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Embryo screening for late onset cancer is not frivolous

16 August 1999
By Juliet Tizzard
Director, Progress Educational Trust
Appeared in BioNews 21

Whenever embryo screening is discussed in the media, there is always talk of slippery slopes and designer babies. And the most recent occasion should not disappoint. When Professor Joy Delhanty of University College London announced her plans to offer embryo screening - or preimplantation genetic diagnosis (PGD) - for a range of inherited cancers, there was a predictable cry of concern. Where will all of this end?

We've been here before. The first birth after successful preimplantation diagnosis was in 1989. At that time, there was much talk of slippery slopes. It was thought that PGD might start off testing for deadly genetic diseases which take effect in childhood, but it would not stop there. Soon, we would be designing our children by selecting for desirable characteristics such as intelligence and athleticism.

Ten years later, we do not seem to have slipped very far. After a small number of births, the handful of embryo screening programmes around the world are still offering testing only for serious genetic diseases such as cystic fibrosis and Duchenne muscular dystrophy. But some feel that testing is already getting frivolous. Preventing the birth of children who will quickly become ill and may die before adulthood may be acceptable, they say. But preventing the birth of those who may not become ill until much later in life is often viewed with suspicion. Worse still, critics say, is testing for a disease which not only has a late onset, but which may never appear at all.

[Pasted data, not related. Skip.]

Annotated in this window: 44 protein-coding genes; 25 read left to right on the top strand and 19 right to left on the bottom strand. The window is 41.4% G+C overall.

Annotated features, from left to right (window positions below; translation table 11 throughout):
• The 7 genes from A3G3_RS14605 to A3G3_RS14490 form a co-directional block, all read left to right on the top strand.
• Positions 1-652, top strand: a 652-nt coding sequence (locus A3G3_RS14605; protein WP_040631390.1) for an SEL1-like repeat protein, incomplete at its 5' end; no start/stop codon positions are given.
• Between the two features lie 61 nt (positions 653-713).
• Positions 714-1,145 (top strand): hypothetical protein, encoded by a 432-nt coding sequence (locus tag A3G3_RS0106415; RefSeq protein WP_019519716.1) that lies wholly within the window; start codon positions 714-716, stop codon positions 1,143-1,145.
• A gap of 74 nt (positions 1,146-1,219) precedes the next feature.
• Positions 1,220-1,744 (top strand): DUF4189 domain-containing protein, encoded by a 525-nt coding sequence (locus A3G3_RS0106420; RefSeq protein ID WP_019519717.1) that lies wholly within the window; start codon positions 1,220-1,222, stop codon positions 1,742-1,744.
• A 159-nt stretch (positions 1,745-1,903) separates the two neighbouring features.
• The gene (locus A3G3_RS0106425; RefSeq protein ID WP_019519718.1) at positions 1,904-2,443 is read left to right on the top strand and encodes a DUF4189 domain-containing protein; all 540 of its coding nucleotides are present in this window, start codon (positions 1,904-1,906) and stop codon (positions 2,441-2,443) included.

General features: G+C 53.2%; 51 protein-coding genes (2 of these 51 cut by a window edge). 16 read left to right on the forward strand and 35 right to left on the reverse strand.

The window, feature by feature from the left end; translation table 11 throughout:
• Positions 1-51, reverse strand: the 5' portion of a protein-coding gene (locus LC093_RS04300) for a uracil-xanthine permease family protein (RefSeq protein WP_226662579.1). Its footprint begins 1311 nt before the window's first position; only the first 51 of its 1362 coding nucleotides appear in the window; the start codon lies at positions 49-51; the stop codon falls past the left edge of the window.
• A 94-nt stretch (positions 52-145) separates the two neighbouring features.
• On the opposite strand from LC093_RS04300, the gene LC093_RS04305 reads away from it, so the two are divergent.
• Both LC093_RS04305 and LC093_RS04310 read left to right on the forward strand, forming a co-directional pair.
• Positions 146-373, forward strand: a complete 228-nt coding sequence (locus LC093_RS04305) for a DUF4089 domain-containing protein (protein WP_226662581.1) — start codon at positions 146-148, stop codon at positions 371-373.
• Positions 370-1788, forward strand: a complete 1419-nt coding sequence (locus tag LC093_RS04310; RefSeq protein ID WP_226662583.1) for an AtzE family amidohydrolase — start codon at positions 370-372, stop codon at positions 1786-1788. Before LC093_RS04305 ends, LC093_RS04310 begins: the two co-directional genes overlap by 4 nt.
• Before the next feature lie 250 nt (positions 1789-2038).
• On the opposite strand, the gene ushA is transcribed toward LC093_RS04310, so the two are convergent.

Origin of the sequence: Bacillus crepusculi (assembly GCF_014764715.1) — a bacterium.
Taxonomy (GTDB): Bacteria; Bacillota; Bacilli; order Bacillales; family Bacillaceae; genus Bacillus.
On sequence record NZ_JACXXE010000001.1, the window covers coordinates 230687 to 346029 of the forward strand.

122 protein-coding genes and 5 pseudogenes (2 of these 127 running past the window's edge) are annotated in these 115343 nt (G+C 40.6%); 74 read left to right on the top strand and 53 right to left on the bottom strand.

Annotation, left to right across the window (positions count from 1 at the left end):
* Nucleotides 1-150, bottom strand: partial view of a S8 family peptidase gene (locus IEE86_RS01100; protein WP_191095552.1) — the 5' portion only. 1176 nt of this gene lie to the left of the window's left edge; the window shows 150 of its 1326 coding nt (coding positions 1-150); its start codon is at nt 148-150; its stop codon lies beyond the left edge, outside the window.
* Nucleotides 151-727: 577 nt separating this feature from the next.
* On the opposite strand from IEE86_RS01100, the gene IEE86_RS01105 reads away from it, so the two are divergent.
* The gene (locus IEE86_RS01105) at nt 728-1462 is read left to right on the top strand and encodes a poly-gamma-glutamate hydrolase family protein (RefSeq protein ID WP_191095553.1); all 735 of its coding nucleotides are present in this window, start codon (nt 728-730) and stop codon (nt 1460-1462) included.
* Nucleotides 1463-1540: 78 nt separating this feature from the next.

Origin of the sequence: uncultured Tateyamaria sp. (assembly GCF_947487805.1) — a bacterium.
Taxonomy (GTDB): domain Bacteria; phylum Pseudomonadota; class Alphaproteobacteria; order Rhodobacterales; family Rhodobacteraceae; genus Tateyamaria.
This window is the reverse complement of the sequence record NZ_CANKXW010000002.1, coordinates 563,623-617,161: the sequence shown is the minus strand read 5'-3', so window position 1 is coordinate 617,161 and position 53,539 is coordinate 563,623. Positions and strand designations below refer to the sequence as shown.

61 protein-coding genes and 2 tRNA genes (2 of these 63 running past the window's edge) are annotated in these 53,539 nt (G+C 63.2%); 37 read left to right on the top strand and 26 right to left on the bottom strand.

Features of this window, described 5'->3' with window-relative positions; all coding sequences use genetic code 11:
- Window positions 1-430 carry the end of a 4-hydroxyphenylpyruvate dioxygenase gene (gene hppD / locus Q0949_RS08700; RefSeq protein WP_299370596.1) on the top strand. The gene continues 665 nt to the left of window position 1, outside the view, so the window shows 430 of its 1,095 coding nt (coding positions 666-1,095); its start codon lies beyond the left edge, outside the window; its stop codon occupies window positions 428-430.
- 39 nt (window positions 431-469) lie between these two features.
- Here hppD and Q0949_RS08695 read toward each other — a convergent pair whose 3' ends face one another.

The inherited cancers that Professor Delhanty is testing for fall within this category. But it is wrong to think that such testing constitutes a frivolous use of preimplantation genetic diagnosis. Those people born into a family blighted by an inherited cancer are not able to enjoy decades of life unaffected by the disease. Even if they never develop it themselves, or they develop it very late in life, they will be affected by the disease in other ways. Witnessing the deaths of other family members and wondering whether they will befall the same fate can be a very heavy burden to bear. A late onset disease imposes a psychological burden on families which can be almost as unbearable as the disease itself.

It's not unethical to offer such techniques to couples at high risk of passing on such a disease to their children. Rather, it would be unethical not to.

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